Wagner and Schaltegger (2003) put forward neoclassical environmental economics viewpoint linking environmental and social issues. According to this view, the purpose of environmental regulations is to correct for negative externalities, which diminish social welfare. Environmental regulations reduce these negative externalities; however, create additional costs thus reducing profits. They argue that firms in industries with higher environmental impact face a competitive disadvantage, if stringent regulations burden them with higher environmental costs relative to other industries (see also e.g., Epstein 1996). However, another opposing “revisionist view” suggest that, environmental performance would induce cost savings, increase in sales and thus improve economic performance. According to this revisionist view, an inversely U-shaped curve is the best possible description of relationship between environmental and economic performance (Wagner and Schaltegger 2004). In the ‘revisionist’ view companies have an incentive to research new technologies and production approaches to reduce negative externalities. In this regard, Environmental Management Systems (EMS) has helped companies to systematically identify, measure and appropriately managed their environmental obligations and risk (Epstein and Roy 2001). Thus, according to the ‘revisionist’ view, at least in a dynamic perspective (or possibly even in the short term); the ability to innovate and to develop new technologies and production approaches is a greater determinant of competitiveness and economic success. According to Rimmer et al. (1996) a critical problem for sustainability is winning time, especially during periods when it is perceived that costs exceed benefits, and in such a period of uncertain duration, best practice may be discontinued as not cost effective. However, in the long-run, perceived benefits are greater than perceived costs.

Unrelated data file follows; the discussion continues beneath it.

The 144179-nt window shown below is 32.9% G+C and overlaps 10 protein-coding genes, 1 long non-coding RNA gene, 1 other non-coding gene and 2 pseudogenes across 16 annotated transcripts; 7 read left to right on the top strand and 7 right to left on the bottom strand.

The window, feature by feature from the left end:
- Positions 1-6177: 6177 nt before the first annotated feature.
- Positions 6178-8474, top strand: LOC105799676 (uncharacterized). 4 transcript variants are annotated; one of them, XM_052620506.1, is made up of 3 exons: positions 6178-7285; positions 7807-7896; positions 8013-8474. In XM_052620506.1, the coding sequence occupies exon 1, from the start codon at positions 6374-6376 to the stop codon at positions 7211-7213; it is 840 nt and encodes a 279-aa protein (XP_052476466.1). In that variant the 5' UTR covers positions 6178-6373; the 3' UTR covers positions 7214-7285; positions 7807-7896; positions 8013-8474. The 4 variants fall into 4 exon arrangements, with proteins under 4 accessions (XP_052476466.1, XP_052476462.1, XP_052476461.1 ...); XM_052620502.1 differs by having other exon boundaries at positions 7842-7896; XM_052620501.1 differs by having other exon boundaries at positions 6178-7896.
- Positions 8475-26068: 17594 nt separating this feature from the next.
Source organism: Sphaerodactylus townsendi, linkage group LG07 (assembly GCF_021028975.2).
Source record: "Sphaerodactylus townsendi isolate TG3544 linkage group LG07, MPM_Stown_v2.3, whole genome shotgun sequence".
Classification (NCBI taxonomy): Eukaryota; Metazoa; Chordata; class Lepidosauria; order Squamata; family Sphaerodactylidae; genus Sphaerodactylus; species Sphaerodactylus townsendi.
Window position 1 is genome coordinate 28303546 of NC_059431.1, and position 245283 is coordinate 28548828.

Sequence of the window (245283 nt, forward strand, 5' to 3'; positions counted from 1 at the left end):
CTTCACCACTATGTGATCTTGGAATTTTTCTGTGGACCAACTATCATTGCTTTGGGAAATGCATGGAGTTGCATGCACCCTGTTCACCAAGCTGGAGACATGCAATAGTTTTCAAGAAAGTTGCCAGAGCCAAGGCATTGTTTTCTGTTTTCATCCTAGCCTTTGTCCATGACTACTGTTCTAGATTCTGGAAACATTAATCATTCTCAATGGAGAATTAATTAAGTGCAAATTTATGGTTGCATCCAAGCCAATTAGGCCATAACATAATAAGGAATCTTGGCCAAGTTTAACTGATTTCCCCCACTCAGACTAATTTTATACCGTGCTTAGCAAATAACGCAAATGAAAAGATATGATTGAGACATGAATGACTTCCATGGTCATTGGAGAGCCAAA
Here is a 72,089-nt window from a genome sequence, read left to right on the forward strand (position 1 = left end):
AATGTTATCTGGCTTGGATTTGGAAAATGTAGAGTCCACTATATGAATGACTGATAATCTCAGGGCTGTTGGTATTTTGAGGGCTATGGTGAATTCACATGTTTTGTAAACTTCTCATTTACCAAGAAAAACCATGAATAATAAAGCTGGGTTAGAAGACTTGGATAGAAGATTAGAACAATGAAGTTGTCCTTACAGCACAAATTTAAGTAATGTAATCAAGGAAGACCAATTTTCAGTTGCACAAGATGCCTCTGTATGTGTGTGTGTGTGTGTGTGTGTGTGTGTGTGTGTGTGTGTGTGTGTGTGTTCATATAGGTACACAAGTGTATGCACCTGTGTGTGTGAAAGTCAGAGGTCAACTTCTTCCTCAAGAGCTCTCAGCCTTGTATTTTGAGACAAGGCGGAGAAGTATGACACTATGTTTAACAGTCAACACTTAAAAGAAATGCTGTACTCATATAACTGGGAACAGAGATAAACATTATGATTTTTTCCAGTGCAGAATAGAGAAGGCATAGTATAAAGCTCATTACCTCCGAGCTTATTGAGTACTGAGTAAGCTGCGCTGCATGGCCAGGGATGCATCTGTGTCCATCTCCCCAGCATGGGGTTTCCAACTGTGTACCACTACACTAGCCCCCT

Wagner (2007) proposed an integration framework in which social and environmental aspects are integrated with business management. The notion of ‘integration’ means the linkages of goals and activities related to socio-environmental management with core managerial processes and functions in those areas which are of strategic importance to the firms, namely corporate strategy, quality management, health and safety, and social issues. He identified four intermediate drivers of economic performance—efficiency-related, market-related, image-related, and risk-related. He integrates social and environmental management with the core processes. This integration, leads to cost savings, innovative products, high market share and better profit margins, and reduction in work-related accidents and injuries. Wagner (2011) posits that ‘integration’ of environmental and sustainability aspects with general management have effect on both, economic performance and environmental performance. This idea is similar to Pivato et al. (2008) who drew attention to the importance of mediating variables in the study of social responsibility and corporate performance relationship. The authors argue that the researchers should pay attention to the intermediate performance measures such as customer satisfaction and brand loyalty. Those companies which value environmental protection, philanthropic behavior and ethical business practices are perceived by customers to be good corporate citizens, and are able to differentiate themselves from competitors and attract customer loyalty (Cacioppe et al. 2007).